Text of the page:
DESTIERRO: Any person sentenced to destierro shall not be permitted to enter the place or places designated in the sentence, nor within the radius therein specified, which shall be not more than 250 and not less than 25 kilometers from the place designated. (Article 87, Ibid.)

ARRESTO MENOR: The penalty of arresto menor shall be served in the municipal jail, or in the house of the defendant himself under the surveillance of an officer of the law, when the court so provides in its decision, taking into consideration the health of the offender and other reasons which may seem satisfactory to it. (Article 88, Ibid.)

a. Three-fold rule

1) Concept

The maximum duration of the convict’s sentence shall not be more than three-fold the length of time corresponding to the most severe of the penalties imposed upon him. No other penalty to which he may be liable shall be inflicted after the sum total of those imposed equals the same maximum period. (Paragrapph 4, Article 70, Ibid.)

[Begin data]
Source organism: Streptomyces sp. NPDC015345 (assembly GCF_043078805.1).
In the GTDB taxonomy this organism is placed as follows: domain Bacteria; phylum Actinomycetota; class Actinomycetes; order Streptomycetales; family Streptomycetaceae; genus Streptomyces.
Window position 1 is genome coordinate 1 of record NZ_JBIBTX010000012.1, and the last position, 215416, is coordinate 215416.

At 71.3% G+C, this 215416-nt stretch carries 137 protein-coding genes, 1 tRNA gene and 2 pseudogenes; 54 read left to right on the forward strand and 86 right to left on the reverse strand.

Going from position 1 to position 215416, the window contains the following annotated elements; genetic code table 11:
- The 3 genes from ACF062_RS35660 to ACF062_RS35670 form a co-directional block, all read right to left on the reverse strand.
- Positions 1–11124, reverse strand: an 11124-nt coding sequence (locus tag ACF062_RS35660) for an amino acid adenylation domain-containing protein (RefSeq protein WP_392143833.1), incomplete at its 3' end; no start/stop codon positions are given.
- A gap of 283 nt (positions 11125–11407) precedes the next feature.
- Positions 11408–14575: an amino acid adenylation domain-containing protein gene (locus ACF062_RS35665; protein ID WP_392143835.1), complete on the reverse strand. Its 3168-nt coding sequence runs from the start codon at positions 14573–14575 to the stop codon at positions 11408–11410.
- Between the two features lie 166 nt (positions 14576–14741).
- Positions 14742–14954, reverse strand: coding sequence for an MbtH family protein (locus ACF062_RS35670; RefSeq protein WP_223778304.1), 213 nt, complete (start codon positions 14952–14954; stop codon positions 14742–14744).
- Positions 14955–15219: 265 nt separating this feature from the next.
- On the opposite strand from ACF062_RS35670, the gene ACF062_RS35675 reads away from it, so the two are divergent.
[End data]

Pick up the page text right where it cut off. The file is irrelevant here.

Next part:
Such maximum period shall in no case exceed forty years. (Paragrapph 5, Article 70, Ibid.)

In applying the provisions of this rule the duration of perpetual penalties (pena perpetua) shall be computed at thirty years. (Last Paragrapph, Article 70, Ibid.)

APPLICATION: tThe correct rule is to multiply the highest principal penalty by 3 and the result will be the aggregate principal penalty which the prisoner has to serve, plus the payment of all the indemnities which he has been sentenced to pay, with or without subsidiary imprisonment depending upon whether or not the principal penalty exceeds 6 years. (Bagtas v. Director of Prisons, En Banc, G.R. No. L-3215, 06 October 1949)

b. Probation Law

1) Concepts